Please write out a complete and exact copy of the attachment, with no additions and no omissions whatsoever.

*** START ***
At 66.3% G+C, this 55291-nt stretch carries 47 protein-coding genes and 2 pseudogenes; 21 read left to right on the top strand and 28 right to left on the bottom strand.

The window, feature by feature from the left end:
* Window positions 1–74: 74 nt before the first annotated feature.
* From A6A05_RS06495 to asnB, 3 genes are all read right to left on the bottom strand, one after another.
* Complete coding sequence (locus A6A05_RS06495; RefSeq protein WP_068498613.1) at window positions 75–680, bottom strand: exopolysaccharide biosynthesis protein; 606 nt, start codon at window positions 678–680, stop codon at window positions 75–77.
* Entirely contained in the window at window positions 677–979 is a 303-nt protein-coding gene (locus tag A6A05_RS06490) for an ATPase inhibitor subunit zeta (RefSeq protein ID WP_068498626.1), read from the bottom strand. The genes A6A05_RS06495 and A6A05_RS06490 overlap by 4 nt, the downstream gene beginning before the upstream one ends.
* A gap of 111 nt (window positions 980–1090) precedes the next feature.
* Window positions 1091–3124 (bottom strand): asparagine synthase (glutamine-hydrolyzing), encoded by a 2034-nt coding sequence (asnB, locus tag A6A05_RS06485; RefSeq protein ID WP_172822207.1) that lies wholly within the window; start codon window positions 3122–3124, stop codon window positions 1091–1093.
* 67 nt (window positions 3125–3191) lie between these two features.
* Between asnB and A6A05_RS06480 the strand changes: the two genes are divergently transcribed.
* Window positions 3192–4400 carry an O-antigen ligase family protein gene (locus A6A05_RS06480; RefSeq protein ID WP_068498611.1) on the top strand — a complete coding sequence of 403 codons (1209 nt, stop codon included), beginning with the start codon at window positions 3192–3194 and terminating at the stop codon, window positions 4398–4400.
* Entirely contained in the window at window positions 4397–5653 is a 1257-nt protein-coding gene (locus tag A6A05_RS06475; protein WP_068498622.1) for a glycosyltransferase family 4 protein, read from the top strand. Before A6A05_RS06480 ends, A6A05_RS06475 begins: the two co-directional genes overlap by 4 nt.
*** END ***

At 66.3% G+C, this 55291-nt stretch carries 47 protein-coding genes and 2 pseudogenes; 21 read left to right on the top strand and 28 right to left on the bottom strand.

The window, feature by feature from the left end:
* Window positions 1–74: 74 nt before the first annotated feature.
* From A6A05_RS06495 to asnB, 3 genes are all read right to left on the bottom strand, one after another.
* Complete coding sequence (locus A6A05_RS06495; RefSeq protein WP_068498613.1) at window positions 75–680, bottom strand: exopolysaccharide biosynthesis protein; 606 nt, start codon at window positions 678–680, stop codon at window positions 75–77.
* Entirely contained in the window at window positions 677–979 is a 303-nt protein-coding gene (locus tag A6A05_RS06490) for an ATPase inhibitor subunit zeta (RefSeq protein ID WP_068498626.1), read from the bottom strand. The genes A6A05_RS06495 and A6A05_RS06490 overlap by 4 nt, the downstream gene beginning before the upstream one ends.
* A gap of 111 nt (window positions 980–1090) precedes the next feature.
* Window positions 1091–3124 (bottom strand): asparagine synthase (glutamine-hydrolyzing), encoded by a 2034-nt coding sequence (asnB, locus tag A6A05_RS06485; RefSeq protein ID WP_172822207.1) that lies wholly within the window; start codon window positions 3122–3124, stop codon window positions 1091–1093.
* 67 nt (window positions 3125–3191) lie between these two features.
* Between asnB and A6A05_RS06480 the strand changes: the two genes are divergently transcribed.
* Window positions 3192–4400 carry an O-antigen ligase family protein gene (locus A6A05_RS06480; RefSeq protein ID WP_068498611.1) on the top strand — a complete coding sequence of 403 codons (1209 nt, stop codon included), beginning with the start codon at window positions 3192–3194 and terminating at the stop codon, window positions 4398–4400.
* Entirely contained in the window at window positions 4397–5653 is a 1257-nt protein-coding gene (locus tag A6A05_RS06475; protein WP_068498622.1) for a glycosyltransferase family 4 protein, read from the top strand. Before A6A05_RS06480 ends, A6A05_RS06475 begins: the two co-directional genes overlap by 4 nt.